Everything You Need To Know About Hypersalivation

If you find yourself drooling or notice that your child is salivating more than usual, it could be a result of hypersalivation or an underlying cause (via Healthline). While everyone produces saliva in their mouth, hypersalivation occurs when the salivary glands become overactive, and the result is an excess of saliva. Sometimes, having more saliva than usual in your mouth or a buildup of saliva may result in drooling. In many cases, hypersalivation is temporary because it's the result of a medication or infection. In other cases, it may be a chronic condition called constant hypersalivation, or sialorrhea, which could be connected to impacted muscle control from an underlying cause.

Hypersalivation is typically diagnosed through observation of excessive drooling, or the presence of wet clothing from dripping saliva, according to Nationwide Children's. There is also a form of hypersalivation called posterior sialorrhea, which occurs when the salivation occurs in the back of the mouth and results in symptoms that include choking on saliva and pneumonia. At times, swallowing may be impacted. If you notice that you or your child are presenting with hypersalivation, it's recommended that you consult with your healthcare provider to determine the root cause and discuss treatment options.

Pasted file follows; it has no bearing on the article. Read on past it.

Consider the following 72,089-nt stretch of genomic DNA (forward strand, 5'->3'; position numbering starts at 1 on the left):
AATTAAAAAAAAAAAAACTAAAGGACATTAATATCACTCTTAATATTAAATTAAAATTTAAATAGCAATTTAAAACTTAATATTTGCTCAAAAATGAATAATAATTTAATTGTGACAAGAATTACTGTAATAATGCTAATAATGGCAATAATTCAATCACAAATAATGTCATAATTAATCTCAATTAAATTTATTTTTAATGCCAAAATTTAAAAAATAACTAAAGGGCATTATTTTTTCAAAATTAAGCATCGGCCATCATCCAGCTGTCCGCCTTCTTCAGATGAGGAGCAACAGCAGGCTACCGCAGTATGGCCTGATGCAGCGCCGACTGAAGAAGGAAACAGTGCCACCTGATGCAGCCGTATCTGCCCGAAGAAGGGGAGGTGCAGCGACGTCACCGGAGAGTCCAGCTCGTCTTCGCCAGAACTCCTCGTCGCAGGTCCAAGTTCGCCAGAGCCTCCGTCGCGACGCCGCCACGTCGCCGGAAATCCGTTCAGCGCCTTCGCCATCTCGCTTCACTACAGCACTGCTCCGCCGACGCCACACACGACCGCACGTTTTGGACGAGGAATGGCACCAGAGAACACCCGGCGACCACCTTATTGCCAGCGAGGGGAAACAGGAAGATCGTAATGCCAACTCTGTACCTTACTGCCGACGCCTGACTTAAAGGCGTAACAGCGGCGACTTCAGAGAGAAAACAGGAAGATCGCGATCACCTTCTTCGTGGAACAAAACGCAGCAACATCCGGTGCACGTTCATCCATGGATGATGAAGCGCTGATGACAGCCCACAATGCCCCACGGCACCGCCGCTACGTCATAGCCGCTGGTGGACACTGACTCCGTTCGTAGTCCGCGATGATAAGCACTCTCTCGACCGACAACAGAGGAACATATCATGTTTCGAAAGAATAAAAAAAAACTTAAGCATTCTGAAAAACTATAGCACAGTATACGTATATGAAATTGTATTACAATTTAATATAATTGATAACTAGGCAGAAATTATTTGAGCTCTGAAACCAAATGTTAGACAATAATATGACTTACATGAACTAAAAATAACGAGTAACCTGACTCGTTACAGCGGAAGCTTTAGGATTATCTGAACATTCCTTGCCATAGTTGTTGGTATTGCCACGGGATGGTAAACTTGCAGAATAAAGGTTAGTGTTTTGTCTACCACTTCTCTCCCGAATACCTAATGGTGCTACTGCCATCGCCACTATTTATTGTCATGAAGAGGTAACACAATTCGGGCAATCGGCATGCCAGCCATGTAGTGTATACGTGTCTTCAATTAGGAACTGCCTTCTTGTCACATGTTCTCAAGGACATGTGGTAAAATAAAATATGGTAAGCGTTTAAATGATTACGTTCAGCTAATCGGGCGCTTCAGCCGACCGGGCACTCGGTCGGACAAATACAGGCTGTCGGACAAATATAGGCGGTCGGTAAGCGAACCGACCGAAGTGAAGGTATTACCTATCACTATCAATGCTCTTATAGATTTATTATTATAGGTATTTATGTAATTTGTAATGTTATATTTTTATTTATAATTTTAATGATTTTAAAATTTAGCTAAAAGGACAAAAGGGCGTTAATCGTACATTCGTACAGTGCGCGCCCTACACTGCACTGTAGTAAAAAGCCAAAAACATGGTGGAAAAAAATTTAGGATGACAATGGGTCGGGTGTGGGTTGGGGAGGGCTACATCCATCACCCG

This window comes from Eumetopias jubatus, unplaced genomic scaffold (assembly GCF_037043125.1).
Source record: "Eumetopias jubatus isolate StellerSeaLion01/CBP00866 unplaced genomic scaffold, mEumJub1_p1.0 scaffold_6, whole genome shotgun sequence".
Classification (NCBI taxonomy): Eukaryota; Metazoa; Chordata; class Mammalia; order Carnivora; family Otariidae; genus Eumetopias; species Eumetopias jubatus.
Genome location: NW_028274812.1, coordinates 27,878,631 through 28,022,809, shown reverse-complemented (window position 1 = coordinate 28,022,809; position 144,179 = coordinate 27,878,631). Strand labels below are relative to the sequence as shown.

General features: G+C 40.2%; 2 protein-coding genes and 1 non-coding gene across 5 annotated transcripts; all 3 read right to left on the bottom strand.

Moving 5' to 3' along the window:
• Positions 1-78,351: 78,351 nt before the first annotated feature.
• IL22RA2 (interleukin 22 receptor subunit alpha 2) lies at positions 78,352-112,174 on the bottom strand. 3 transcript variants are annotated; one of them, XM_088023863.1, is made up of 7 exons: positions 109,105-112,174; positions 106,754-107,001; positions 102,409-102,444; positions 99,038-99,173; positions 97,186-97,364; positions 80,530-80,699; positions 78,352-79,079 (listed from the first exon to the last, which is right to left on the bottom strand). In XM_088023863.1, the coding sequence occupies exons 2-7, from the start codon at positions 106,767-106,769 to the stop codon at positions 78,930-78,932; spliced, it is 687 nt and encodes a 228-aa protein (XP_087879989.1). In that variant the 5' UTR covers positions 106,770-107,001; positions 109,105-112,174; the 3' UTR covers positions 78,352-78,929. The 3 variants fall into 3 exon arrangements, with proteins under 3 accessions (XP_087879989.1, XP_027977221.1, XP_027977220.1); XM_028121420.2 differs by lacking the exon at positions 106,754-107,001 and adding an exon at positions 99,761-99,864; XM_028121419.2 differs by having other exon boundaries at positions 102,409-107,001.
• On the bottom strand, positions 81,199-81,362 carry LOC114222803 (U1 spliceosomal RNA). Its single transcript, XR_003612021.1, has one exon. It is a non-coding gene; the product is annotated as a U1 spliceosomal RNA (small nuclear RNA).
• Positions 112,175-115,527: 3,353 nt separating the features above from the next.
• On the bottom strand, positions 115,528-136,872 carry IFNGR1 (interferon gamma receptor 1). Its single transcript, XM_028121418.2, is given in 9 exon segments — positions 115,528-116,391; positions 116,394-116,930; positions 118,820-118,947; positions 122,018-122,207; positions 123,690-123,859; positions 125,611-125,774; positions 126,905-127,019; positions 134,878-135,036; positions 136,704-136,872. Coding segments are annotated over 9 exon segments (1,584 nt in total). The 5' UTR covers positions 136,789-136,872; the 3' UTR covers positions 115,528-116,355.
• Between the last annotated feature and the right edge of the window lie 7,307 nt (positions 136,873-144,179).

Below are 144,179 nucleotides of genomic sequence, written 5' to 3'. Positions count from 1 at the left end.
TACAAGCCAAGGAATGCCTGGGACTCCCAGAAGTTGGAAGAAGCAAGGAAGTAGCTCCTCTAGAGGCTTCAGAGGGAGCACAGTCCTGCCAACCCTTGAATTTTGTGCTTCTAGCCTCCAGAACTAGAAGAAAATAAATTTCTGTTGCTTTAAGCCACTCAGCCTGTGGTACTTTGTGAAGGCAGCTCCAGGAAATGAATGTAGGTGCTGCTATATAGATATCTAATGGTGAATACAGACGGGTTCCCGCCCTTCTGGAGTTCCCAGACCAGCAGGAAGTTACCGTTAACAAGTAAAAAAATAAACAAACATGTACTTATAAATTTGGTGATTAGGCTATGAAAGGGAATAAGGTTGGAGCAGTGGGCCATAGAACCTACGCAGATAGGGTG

Hypersalivation causes and treatments

There are many reasons why you may experience hypersalivation, either temporarily or chronically. Penn Medicine gives reasons for hypersalivation, including excessive drooling while asleep, seasonal allergies, respiratory infections, medication side effects, or the result of a stroke or other neurological disorder. While hypersalivation is often associated with excessive production of saliva, it can also be the result of the body's inability to adequately clear saliva, thus accumulating in the mouth until released through drooling. This can occur with sleep apnea — especially obstructive sleep apnea — when the airway becomes narrowed or blocked and saliva can't properly be absorbed. Similarly, central sleep apnea occurs when neurological signals from the brain aren't properly sent to the respiratory system. As a result, breathing and saliva production aren't appropriately executed. Since sleep apnea can be a dangerous condition, consulting with an ear, nose, and throat physician is highly recommended.

Healthline reports that temporary hypersalivation can be caused by factors including cavities, pregnancy, gastroesophageal reflux, exposure to toxins like mercury, and anticonvulsant medications. These causes of temporary hypersalivation can be respectively treated. For instance, if your child has a cavity and you notice the presence of drooling, chances are that the hypersalivation will resolve when the cavity is repaired by a dentist. Similarly, pregnancy-induced hypersalivation will likely resolve once pregnancy has ended. If you are prescribed medications that you believe are causing hypersalivation, speak with your doctor about alternative medications or other solutions to control the excess saliva.